Passing on a Message of Peace
Apr. 14, 2015
Many countries will be commemorating the 70th anniversary of the end of World War Two this year. In Japan as well, it's a time to remember the events that unfolded during the closing stages of the conflict.
Last week, the Emperor and Empress of Japan visited Palau to pray for soldiers on both sides who died at what was then an important Japanese outpost. April 1945 began with a huge amphibious landing on the island of Okinawa. The battle that followed took a tremendous toll on the local population. Almost 100,000 residents died.
The Imperial Japanese Army forced many civilians to serve on the frontlines. Among them was a unit of teenage girls called the Himeyuri Corps. The young women had been studying to become school teachers. Very few members of this unit are alive today. The survivors are determined not to let their story disappear with them.
Shinichiro Kuninaka of NHK WORLD's Okinawa bureau has the story.
The Himeyuri Corps was a unit composed of teenage school girls. They were sent to the frontlines during the Battle of Okinawa to treat wounded soldiers. 87 year old Yoshiko Shimabukuro is one of the group's survivors.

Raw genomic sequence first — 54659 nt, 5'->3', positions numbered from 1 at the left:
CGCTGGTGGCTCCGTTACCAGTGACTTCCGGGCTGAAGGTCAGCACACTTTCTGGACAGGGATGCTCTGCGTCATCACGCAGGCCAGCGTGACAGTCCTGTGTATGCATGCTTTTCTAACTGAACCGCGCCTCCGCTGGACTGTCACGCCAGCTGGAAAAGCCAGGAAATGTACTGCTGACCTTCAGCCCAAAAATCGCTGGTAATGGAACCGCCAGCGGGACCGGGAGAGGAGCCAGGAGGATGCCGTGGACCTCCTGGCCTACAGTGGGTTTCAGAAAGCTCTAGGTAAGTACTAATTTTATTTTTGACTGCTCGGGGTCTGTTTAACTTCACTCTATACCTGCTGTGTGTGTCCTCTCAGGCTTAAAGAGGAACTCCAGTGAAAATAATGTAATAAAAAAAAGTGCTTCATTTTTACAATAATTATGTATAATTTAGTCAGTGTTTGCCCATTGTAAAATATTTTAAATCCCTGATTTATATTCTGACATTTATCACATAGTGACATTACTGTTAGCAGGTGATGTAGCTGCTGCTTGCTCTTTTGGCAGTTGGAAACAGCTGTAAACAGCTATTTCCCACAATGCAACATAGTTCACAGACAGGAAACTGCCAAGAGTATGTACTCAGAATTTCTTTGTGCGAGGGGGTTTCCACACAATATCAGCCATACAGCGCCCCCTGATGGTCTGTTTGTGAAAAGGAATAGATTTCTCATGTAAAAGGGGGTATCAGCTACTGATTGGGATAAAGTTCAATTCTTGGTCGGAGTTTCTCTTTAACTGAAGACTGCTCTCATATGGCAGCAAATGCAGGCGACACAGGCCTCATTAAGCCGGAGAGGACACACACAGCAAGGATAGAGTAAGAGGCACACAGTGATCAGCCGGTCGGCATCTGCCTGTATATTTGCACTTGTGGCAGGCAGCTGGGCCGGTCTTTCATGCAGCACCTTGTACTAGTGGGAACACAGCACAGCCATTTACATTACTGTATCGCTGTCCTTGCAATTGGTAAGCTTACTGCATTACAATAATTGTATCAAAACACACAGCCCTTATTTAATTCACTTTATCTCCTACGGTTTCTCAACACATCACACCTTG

Shimabukuro is the director the Himeyuri Peace Museum. Looking at photos of the girls, she recalls, "That chubby one is me. Many of us died in the battle. This girl, and that girl... these ones are all dead."
The girls worked in makeshift hospitals set up in caves. As the fighting became desperate for the Japanese Army, the soldiers left the 222 teenagers to fend for themselves. More than half of them died.
For the decades since, Shimabukuro and fellow survivors have fought another battle to make sure the world wouldn't forget.
They built a museum and held regular sessions of storytelling to convey their experiences. 20 million people have visited their facility so far.
Shimabukuro recounts to one group of visitors, "Using the strength she had left, my friend managed to say 'I don't think I'll survive, so please treat the others first.' Her eyes and mouth were already closed. But when I told her I had brought water, she drank it... and she died a couple of minutes later."
Age has taken its toll on the survivors. In March, Shimabukuro and her colleagues decided to reduce their involvement in the storytelling.
But there's something else that worries them. Visitors to the museum are invited to write about their impressions. And recently, Shimabukuro found some troubling comments.
One person wrote, "Studying things like this is a waste of time."
Another left a remark saying, "War is inevitable."
"The world really has changed," Shimabukuro says. "If we stop doing this, people will forget, and war will return."
The foremost concern among the Himeyuri survivors is to ensure that their collective memory remains alive. That's why they have been training a new generation of women.
The new storytellers describe in vivid detail the ordeal of the Himeyuri Corps 70 years ago.